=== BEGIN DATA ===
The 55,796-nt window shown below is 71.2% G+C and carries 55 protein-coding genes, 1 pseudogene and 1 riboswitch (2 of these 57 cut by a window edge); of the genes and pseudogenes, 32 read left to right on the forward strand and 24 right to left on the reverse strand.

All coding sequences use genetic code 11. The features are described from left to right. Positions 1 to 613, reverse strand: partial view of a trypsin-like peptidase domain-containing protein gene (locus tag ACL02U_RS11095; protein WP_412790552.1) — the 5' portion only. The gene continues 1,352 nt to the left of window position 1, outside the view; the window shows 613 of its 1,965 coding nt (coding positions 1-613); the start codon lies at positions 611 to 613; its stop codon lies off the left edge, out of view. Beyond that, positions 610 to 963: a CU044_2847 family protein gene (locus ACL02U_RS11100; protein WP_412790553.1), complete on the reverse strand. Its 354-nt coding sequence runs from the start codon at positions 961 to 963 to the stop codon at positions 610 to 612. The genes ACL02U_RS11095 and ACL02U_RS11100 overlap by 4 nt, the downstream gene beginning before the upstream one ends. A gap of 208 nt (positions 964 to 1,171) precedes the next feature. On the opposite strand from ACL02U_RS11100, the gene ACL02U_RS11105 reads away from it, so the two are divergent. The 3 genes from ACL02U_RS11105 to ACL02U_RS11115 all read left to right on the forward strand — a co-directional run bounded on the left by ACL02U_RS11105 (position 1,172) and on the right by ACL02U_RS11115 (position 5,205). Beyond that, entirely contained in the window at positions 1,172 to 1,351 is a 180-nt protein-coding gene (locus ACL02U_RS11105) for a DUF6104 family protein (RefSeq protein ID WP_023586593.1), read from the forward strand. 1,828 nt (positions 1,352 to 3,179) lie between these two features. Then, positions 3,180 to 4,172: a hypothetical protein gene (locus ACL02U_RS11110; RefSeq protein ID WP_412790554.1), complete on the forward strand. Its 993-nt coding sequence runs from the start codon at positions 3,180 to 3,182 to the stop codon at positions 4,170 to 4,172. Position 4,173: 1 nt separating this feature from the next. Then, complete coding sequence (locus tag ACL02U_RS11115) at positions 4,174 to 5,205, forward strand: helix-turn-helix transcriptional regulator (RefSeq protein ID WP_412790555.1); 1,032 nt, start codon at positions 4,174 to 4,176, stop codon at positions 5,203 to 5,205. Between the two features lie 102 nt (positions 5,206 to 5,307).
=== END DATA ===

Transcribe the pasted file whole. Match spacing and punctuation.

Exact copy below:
The 55,796-nt window shown below is 71.2% G+C and carries 55 protein-coding genes, 1 pseudogene and 1 riboswitch (2 of these 57 cut by a window edge); of the genes and pseudogenes, 32 read left to right on the forward strand and 24 right to left on the reverse strand.

All coding sequences use genetic code 11. The features are described from left to right. Positions 1 to 613, reverse strand: partial view of a trypsin-like peptidase domain-containing protein gene (locus tag ACL02U_RS11095; protein WP_412790552.1) — the 5' portion only. The gene continues 1,352 nt to the left of window position 1, outside the view; the window shows 613 of its 1,965 coding nt (coding positions 1-613); the start codon lies at positions 611 to 613; its stop codon lies off the left edge, out of view. Beyond that, positions 610 to 963: a CU044_2847 family protein gene (locus ACL02U_RS11100; protein WP_412790553.1), complete on the reverse strand. Its 354-nt coding sequence runs from the start codon at positions 961 to 963 to the stop codon at positions 610 to 612. The genes ACL02U_RS11095 and ACL02U_RS11100 overlap by 4 nt, the downstream gene beginning before the upstream one ends. A gap of 208 nt (positions 964 to 1,171) precedes the next feature. On the opposite strand from ACL02U_RS11100, the gene ACL02U_RS11105 reads away from it, so the two are divergent. The 3 genes from ACL02U_RS11105 to ACL02U_RS11115 all read left to right on the forward strand — a co-directional run bounded on the left by ACL02U_RS11105 (position 1,172) and on the right by ACL02U_RS11115 (position 5,205). Beyond that, entirely contained in the window at positions 1,172 to 1,351 is a 180-nt protein-coding gene (locus ACL02U_RS11105) for a DUF6104 family protein (RefSeq protein ID WP_023586593.1), read from the forward strand. 1,828 nt (positions 1,352 to 3,179) lie between these two features. Then, positions 3,180 to 4,172: a hypothetical protein gene (locus ACL02U_RS11110; RefSeq protein ID WP_412790554.1), complete on the forward strand. Its 993-nt coding sequence runs from the start codon at positions 3,180 to 3,182 to the stop codon at positions 4,170 to 4,172. Position 4,173: 1 nt separating this feature from the next. Then, complete coding sequence (locus tag ACL02U_RS11115) at positions 4,174 to 5,205, forward strand: helix-turn-helix transcriptional regulator (RefSeq protein ID WP_412790555.1); 1,032 nt, start codon at positions 4,174 to 4,176, stop codon at positions 5,203 to 5,205. Between the two features lie 102 nt (positions 5,206 to 5,307).